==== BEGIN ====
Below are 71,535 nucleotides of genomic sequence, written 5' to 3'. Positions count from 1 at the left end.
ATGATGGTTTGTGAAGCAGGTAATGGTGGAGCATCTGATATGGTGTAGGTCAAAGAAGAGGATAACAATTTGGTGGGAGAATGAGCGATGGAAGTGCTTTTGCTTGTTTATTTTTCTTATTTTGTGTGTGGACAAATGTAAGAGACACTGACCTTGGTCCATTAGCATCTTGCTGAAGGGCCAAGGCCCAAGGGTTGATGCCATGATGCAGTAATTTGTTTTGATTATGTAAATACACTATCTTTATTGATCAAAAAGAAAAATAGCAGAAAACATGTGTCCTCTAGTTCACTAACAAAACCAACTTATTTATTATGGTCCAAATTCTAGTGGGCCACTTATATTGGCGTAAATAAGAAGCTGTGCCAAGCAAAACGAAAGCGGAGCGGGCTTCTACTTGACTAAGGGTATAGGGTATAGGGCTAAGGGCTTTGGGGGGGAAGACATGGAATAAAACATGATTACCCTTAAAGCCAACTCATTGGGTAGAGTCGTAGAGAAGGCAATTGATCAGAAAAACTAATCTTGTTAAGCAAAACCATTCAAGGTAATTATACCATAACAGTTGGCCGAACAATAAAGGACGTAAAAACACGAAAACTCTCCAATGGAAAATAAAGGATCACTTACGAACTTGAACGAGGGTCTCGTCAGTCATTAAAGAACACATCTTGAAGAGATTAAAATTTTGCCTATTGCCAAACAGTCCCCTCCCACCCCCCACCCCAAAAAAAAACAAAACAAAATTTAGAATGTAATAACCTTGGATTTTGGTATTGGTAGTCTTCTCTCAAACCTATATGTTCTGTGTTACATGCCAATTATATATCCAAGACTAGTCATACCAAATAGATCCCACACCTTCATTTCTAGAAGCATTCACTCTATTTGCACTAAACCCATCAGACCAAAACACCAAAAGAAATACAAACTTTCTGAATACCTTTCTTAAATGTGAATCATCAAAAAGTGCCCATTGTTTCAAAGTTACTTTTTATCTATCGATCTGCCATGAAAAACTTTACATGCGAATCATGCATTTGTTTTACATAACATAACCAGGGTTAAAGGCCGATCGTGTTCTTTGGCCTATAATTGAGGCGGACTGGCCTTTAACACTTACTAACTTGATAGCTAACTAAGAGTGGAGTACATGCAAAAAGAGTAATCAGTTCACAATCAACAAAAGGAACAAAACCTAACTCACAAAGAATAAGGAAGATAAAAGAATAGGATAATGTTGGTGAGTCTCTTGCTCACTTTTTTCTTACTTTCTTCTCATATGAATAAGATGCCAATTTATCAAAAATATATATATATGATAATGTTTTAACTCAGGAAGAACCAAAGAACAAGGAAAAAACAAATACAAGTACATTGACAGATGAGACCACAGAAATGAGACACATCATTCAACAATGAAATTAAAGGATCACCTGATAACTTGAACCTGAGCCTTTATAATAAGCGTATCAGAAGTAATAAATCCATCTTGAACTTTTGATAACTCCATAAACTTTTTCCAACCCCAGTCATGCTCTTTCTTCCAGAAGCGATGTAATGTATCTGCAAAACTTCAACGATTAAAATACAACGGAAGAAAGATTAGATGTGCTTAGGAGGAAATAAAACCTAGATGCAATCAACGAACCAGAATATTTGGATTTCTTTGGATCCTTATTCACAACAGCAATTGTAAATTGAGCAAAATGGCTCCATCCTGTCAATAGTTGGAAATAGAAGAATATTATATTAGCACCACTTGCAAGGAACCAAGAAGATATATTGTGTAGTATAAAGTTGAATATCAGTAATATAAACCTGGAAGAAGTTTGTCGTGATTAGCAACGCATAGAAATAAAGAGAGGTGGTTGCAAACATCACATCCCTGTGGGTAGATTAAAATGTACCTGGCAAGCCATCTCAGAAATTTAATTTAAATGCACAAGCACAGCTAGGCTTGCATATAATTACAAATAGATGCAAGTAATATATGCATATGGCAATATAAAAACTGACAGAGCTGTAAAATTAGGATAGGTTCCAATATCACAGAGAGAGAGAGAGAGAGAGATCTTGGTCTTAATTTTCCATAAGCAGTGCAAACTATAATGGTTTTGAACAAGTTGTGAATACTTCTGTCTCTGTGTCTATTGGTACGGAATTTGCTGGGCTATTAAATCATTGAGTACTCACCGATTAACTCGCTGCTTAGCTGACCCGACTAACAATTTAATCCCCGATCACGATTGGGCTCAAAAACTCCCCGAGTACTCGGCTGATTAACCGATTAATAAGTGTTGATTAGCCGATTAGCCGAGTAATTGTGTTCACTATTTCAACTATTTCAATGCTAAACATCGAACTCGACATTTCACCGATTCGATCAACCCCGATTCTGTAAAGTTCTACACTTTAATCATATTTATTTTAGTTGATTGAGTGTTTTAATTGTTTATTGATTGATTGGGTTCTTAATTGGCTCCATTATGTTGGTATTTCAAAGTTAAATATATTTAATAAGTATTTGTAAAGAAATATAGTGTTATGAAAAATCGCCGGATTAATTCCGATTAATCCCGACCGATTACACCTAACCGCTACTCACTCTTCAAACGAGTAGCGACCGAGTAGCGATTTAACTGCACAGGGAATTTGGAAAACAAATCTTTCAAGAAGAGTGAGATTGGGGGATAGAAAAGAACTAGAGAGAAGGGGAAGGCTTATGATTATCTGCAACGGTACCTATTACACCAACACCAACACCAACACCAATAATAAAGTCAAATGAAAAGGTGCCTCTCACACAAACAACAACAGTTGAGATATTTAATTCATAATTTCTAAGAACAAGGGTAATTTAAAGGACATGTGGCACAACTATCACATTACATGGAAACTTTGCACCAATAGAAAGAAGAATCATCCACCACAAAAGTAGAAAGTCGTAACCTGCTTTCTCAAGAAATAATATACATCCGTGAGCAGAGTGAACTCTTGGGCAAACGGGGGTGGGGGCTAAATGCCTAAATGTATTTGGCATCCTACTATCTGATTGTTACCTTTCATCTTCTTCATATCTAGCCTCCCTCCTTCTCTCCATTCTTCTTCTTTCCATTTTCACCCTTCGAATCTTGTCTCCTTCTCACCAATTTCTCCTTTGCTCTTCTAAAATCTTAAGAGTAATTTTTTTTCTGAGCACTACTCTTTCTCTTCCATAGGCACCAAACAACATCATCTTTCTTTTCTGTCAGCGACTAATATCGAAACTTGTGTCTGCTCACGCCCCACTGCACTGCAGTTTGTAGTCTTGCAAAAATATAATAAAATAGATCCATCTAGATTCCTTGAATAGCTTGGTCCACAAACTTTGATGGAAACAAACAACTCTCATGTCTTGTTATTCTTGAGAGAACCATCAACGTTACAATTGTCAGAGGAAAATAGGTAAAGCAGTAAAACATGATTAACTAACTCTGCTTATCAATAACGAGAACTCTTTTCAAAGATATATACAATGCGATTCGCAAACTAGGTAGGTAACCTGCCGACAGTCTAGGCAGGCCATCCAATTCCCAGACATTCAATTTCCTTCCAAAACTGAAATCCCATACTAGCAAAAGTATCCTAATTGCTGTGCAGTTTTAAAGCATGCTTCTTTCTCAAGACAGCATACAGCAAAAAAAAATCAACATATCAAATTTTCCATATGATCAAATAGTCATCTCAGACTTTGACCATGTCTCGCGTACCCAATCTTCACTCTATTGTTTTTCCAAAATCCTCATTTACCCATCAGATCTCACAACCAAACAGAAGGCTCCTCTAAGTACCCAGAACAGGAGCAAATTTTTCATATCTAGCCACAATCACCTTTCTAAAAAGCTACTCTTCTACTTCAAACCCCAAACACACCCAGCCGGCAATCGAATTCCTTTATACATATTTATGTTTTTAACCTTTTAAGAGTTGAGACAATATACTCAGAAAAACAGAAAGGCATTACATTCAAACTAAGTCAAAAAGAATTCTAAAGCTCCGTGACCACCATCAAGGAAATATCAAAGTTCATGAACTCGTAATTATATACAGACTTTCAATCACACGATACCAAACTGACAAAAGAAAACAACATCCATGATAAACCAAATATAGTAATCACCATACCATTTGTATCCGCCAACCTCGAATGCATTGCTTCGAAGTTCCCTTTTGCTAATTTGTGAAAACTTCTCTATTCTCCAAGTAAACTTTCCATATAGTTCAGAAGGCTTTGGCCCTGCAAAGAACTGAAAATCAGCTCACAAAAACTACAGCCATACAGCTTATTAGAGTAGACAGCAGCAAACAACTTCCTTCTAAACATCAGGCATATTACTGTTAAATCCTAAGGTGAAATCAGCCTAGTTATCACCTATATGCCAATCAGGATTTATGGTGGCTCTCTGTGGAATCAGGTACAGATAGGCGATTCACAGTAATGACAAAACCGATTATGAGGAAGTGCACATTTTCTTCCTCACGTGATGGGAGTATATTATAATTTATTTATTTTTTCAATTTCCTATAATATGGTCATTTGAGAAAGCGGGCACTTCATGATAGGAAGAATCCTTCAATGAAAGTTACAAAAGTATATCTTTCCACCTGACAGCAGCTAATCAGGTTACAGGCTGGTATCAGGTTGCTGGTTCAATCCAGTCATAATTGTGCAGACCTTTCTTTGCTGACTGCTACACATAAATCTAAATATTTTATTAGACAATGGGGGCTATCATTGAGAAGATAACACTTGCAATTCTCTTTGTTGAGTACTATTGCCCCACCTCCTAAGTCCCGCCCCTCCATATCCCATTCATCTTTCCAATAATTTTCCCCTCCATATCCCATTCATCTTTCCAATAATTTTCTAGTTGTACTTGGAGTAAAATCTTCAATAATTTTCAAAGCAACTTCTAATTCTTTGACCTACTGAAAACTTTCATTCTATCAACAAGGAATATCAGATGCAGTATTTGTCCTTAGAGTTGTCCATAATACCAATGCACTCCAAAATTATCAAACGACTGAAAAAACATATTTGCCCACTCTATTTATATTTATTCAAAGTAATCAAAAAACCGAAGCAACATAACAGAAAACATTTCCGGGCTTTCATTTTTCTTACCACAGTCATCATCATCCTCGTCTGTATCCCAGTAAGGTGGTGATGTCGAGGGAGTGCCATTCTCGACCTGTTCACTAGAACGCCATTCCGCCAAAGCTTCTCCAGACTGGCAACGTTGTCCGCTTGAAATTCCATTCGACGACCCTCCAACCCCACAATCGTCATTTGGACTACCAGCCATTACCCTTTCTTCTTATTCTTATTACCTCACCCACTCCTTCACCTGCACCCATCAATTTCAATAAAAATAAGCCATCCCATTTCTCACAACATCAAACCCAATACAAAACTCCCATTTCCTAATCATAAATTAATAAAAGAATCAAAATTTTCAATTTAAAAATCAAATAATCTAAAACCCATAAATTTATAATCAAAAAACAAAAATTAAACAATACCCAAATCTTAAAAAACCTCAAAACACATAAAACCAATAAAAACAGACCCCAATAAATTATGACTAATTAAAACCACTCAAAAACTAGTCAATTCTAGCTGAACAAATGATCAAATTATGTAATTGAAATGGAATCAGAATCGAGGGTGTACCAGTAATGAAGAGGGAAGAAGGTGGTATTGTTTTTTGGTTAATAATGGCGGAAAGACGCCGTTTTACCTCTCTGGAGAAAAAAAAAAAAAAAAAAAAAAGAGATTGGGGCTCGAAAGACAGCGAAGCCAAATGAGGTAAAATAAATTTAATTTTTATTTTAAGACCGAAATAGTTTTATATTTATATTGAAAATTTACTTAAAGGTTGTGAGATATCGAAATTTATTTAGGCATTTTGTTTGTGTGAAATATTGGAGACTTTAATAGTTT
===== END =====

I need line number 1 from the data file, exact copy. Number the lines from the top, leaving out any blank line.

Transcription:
Below are 71,535 nucleotides of genomic sequence, written 5' to 3'. Positions count from 1 at the left end.